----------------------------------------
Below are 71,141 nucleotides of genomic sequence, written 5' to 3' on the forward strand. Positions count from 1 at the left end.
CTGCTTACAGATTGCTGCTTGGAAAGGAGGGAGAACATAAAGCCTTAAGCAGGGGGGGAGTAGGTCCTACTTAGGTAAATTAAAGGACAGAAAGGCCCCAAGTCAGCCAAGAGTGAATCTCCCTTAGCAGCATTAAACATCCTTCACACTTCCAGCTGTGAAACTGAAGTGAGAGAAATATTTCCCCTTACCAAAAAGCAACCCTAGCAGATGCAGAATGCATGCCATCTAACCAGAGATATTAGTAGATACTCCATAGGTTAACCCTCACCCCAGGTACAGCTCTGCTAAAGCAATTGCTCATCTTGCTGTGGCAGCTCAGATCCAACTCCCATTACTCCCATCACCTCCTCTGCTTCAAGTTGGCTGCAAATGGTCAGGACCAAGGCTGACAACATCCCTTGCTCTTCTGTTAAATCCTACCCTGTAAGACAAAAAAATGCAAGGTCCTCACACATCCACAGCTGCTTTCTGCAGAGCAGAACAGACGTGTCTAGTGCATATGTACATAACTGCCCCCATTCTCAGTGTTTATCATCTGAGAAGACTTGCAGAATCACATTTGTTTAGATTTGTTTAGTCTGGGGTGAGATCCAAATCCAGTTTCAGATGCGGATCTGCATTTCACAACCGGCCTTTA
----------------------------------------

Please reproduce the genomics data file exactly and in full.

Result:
Below are 71,141 nucleotides of genomic sequence, written 5' to 3' on the forward strand. Positions count from 1 at the left end.
CTGCTTACAGATTGCTGCTTGGAAAGGAGGGAGAACATAAAGCCTTAAGCAGGGGGGGAGTAGGTCCTACTTAGGTAAATTAAAGGACAGAAAGGCCCCAAGTCAGCCAAGAGTGAATCTCCCTTAGCAGCATTAAACATCCTTCACACTTCCAGCTGTGAAACTGAAGTGAGAGAAATATTTCCCCTTACCAAAAAGCAACCCTAGCAGATGCAGAATGCATGCCATCTAACCAGAGATATTAGTAGATACTCCATAGGTTAACCCTCACCCCAGGTACAGCTCTGCTAAAGCAATTGCTCATCTTGCTGTGGCAGCTCAGATCCAACTCCCATTACTCCCATCACCTCCTCTGCTTCAAGTTGGCTGCAAATGGTCAGGACCAAGGCTGACAACATCCCTTGCTCTTCTGTTAAATCCTACCCTGTAAGACAAAAAAATGCAAGGTCCTCACACATCCACAGCTGCTTTCTGCAGAGCAGAACAGACGTGTCTAGTGCATATGTACATAACTGCCCCCATTCTCAGTGTTTATCATCTGAGAAGACTTGCAGAATCACATTTGTTTAGATTTGTTTAGTCTGGGGTGAGATCCAAATCCAGTTTCAGATGCGGATCTGCATTTCACAACCGGCCTTTA